As the hedge fund sector moves away from its cottage industry roots and closer to the levels of institutionalisation seen in other financial services activities, relationships are increasingl
As the hedge fund sector moves away from its cottage industry roots and closer to the levels of institutionalisation seen in other financial services activities, relationships are increasingly being managed in a more formal way.
Whereas there was once a single high-net-worth client with a lawyer in tow, there is now typically a series of institutions, often channelled to the fund via a complex network of intermediaries, a suite of advisors, and a wealth of documentation to deal with too.
“There are simply so many more steps to closing business these days,” says Simon Koziel, president of ProTrak International. There are also so many more ways to access new business with the proliferation of advisers, agents, regulators, trustees, directors and so on. It is not so much a question of their job titles, but what influence they wield and which networks they inhabit. To keep abreast of all that requires more than shrewd judgement and a long memory.
Of course, in the case of a small fund with perhaps $100m in assets and/or 20-30 investors, these relationships can probably be managed without recourse to a sophisticated customer relationship management system. But as soon as the client numbers and assets under management start to rise, the relationships need to be tracked more professionally if they are to bear fruit. As Koziel says: “You have to capture the essence of these relationships now -you can’t go back and do it later.”
In an operating environment in which record-keeping has become paramount, CRM has gone beyond its original remit of generating sales and can ensure that a fund meets many of its compliance targets. Documenting and tracking investor correspondence is now essential and funds need to be able to demonstrate what documents they have received and sent. “One of our clients called recently to say they were audited by the SEC and they needed to show all the correspondence with selected investors over the last year,” Koziel says. The investigators asked to see all the activities including the subscription documents for the investors. “They were able to provide all of that information from the CRM and the firm passed the audit with flying colours,” Koziel adds.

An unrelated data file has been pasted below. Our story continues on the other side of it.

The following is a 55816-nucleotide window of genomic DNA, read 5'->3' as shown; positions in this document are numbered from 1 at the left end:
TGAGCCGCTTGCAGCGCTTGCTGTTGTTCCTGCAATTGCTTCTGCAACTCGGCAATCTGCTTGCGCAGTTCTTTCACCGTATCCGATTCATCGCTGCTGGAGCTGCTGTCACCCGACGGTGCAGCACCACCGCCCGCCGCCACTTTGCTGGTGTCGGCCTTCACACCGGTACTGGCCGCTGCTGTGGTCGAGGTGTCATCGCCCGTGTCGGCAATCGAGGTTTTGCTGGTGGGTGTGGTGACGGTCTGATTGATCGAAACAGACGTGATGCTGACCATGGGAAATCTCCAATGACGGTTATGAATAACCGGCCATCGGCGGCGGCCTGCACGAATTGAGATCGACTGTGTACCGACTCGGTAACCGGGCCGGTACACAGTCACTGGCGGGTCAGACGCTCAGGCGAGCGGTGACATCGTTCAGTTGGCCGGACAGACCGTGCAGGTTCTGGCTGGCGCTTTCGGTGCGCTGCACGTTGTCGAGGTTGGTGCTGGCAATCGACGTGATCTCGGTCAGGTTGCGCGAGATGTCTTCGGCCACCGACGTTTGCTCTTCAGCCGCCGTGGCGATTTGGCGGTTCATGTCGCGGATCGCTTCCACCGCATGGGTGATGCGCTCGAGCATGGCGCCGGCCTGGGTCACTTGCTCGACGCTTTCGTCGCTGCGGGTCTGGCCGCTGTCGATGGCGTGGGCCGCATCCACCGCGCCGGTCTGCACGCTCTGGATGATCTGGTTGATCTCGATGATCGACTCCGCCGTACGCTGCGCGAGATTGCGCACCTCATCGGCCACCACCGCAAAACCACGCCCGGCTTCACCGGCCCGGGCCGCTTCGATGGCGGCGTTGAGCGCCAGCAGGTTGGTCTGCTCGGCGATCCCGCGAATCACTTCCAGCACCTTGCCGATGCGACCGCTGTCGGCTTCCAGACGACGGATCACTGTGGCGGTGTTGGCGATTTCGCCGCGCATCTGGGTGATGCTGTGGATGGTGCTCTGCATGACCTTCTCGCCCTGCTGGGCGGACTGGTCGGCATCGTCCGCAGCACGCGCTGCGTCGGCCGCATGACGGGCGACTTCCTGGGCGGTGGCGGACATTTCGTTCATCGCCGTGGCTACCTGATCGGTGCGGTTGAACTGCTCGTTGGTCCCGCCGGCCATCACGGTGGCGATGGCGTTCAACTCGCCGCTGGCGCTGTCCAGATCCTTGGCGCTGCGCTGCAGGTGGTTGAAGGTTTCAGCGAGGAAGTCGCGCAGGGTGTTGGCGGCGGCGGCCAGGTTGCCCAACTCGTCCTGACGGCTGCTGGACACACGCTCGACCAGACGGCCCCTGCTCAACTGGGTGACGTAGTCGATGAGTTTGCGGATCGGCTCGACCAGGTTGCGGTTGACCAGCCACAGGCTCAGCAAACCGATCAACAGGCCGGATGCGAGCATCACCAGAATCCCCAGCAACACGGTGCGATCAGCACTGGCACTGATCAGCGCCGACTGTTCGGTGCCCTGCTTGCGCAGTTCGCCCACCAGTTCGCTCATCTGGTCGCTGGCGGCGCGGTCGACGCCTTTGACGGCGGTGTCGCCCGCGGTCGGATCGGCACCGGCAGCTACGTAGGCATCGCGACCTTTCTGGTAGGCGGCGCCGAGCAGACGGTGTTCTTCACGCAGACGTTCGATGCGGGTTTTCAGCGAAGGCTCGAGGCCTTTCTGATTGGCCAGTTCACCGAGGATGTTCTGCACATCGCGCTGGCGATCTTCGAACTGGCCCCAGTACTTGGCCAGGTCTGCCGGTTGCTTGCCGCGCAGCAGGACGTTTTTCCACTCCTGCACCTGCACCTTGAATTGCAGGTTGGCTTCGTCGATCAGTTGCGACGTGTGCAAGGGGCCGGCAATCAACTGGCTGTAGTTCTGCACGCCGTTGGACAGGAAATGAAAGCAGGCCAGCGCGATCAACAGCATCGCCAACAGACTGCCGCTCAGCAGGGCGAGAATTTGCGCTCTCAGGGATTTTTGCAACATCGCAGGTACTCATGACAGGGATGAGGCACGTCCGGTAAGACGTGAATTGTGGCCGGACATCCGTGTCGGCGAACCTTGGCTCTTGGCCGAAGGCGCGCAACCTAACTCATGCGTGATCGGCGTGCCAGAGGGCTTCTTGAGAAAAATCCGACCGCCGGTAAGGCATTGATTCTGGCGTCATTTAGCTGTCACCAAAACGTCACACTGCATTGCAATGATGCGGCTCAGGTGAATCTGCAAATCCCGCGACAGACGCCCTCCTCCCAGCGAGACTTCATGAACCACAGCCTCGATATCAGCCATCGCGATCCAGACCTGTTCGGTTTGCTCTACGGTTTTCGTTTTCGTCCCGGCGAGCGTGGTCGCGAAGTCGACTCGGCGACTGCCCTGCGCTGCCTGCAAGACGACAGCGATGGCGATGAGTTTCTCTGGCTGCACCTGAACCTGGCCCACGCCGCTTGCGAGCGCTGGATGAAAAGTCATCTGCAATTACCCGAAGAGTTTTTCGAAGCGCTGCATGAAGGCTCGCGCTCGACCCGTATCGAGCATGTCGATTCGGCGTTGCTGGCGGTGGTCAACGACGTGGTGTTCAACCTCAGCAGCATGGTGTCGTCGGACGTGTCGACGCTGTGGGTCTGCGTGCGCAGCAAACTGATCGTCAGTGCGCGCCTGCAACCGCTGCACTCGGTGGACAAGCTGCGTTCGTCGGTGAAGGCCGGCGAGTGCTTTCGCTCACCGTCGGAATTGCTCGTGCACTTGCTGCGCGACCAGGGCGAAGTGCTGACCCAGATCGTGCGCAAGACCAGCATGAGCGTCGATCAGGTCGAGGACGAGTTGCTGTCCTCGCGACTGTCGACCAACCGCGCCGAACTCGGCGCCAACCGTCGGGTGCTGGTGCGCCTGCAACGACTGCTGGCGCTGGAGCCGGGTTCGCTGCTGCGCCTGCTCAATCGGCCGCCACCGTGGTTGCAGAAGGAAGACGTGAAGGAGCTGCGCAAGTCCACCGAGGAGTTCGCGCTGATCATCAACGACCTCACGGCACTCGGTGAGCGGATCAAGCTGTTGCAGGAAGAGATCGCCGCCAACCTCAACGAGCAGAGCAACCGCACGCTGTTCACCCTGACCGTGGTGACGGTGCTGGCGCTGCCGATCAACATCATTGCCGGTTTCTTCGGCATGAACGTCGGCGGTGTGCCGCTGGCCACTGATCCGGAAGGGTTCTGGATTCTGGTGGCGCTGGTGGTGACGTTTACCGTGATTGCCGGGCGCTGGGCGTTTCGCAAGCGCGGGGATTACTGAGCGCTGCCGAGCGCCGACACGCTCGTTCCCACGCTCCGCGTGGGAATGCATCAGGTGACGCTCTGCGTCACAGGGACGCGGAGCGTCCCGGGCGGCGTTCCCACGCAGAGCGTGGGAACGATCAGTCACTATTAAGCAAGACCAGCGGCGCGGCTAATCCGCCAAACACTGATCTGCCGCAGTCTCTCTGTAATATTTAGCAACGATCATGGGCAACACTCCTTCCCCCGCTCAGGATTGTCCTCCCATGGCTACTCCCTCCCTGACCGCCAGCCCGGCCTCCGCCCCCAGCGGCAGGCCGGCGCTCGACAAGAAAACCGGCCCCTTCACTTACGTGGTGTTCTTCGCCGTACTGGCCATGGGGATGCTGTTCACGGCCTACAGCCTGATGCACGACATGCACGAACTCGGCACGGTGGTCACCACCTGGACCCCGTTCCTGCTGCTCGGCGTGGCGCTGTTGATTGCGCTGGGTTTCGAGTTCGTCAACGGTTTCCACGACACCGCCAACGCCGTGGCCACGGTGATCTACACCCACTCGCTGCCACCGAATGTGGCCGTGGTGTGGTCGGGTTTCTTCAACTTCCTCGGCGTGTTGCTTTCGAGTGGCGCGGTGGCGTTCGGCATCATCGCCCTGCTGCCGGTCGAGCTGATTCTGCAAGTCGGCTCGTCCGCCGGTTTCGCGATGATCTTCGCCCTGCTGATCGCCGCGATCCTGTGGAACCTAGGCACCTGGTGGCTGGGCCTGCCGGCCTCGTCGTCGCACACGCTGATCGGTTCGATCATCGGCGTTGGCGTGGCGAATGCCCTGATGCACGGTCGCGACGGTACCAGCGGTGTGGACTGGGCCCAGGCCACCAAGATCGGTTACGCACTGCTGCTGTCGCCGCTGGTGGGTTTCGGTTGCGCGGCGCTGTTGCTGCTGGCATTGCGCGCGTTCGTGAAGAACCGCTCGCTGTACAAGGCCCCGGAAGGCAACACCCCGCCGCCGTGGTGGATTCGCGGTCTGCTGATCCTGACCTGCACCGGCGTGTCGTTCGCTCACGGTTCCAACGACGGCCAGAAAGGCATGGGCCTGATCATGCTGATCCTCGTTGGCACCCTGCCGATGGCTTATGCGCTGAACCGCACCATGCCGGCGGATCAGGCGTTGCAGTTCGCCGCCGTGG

Official compliance is only the tip of the iceberg of course: it is effectively a subset of client service and transparency. In this sense, funds increasingly need all information about lock-ups, gates and sidepockets at hand to be able to respond to the current market conditions. Or a fund might need a quick report or valuation for internal or external purposes. Administrators typically provide month-end data on holdings and transactions. Funds will therefore need to be able to generate reports themselves – perhaps detailing subscriptions and redemptions over a certain period, or calculating the NAV at a certain point in the past, or showing how many of the fund’s investors are based in the US or perhaps how many have $1m or more invested in the fund. Koziel says: “It should be like a big bowl where you can just reach in and grab what you need when you need it.
“My philosophy is that there are 20-30 critical pieces of information that funds and investors typically require. If you can make them immediately available, that will satisfy 80-90 per cent of all requests.”